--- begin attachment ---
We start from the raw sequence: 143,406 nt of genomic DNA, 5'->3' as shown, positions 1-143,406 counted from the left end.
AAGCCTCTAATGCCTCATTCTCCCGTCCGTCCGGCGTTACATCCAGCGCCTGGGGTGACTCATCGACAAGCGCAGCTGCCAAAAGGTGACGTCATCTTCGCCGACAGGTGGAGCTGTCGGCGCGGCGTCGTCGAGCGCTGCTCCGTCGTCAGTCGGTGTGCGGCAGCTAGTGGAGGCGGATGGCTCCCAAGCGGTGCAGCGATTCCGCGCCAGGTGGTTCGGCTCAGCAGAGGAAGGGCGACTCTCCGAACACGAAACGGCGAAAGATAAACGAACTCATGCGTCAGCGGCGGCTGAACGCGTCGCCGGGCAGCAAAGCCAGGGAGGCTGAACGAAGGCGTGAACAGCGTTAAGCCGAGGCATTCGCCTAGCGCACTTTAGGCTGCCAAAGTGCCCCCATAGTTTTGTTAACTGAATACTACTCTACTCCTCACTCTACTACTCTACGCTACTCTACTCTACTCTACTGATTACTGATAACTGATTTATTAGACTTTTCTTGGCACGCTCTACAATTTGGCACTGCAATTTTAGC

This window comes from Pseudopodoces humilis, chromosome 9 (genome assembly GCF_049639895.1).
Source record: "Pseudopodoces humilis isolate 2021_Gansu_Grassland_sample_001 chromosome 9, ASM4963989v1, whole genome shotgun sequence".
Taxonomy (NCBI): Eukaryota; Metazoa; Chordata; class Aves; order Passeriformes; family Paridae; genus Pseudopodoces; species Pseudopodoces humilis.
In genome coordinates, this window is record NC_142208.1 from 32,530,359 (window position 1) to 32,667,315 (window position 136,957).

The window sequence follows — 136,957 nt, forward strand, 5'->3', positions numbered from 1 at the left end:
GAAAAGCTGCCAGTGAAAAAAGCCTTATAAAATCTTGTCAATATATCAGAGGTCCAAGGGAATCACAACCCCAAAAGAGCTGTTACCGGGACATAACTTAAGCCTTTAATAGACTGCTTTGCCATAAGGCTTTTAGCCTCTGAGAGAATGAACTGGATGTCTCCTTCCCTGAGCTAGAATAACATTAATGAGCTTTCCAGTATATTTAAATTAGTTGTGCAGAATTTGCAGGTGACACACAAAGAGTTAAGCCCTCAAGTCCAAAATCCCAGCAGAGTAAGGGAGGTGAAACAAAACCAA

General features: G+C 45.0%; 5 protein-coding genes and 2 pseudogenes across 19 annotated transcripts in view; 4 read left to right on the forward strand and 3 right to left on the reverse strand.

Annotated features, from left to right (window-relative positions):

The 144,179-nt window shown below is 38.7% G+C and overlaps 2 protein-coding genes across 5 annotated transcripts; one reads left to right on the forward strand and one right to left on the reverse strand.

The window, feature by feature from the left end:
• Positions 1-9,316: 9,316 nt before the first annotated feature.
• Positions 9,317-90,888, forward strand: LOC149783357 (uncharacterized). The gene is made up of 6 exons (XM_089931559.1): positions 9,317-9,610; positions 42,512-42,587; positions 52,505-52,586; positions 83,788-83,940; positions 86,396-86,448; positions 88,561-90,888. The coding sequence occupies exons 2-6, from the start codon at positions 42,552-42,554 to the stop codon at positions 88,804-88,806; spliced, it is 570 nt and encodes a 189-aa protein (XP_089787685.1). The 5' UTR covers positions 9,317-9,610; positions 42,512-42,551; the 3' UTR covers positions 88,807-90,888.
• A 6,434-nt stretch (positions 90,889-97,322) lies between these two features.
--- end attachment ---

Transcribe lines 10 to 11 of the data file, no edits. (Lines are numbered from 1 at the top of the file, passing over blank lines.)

Annotated features, from left to right (window-relative positions):

The 144,179-nt window shown below is 38.7% G+C and overlaps 2 protein-coding genes across 5 annotated transcripts; one reads left to right on the forward strand and one right to left on the reverse strand.